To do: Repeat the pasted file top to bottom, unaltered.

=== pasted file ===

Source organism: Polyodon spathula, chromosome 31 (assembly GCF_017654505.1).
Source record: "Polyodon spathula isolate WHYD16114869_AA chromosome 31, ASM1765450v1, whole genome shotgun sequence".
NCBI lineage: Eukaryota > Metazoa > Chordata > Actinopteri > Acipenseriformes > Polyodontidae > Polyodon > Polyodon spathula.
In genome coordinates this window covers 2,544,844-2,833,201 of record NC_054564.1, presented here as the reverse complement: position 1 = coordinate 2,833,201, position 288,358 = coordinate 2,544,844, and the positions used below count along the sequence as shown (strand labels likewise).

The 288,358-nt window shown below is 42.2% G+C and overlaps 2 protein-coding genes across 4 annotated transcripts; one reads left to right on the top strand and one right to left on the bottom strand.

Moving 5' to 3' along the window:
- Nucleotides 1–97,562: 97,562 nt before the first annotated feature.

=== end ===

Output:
Source organism: Polyodon spathula, chromosome 31 (assembly GCF_017654505.1).
Source record: "Polyodon spathula isolate WHYD16114869_AA chromosome 31, ASM1765450v1, whole genome shotgun sequence".
NCBI lineage: Eukaryota > Metazoa > Chordata > Actinopteri > Acipenseriformes > Polyodontidae > Polyodon > Polyodon spathula.
In genome coordinates this window covers 2,544,844-2,833,201 of record NC_054564.1, presented here as the reverse complement: position 1 = coordinate 2,833,201, position 288,358 = coordinate 2,544,844, and the positions used below count along the sequence as shown (strand labels likewise).

The 288,358-nt window shown below is 42.2% G+C and overlaps 2 protein-coding genes across 4 annotated transcripts; one reads left to right on the top strand and one right to left on the bottom strand.

Moving 5' to 3' along the window:
- Nucleotides 1–97,562: 97,562 nt before the first annotated feature.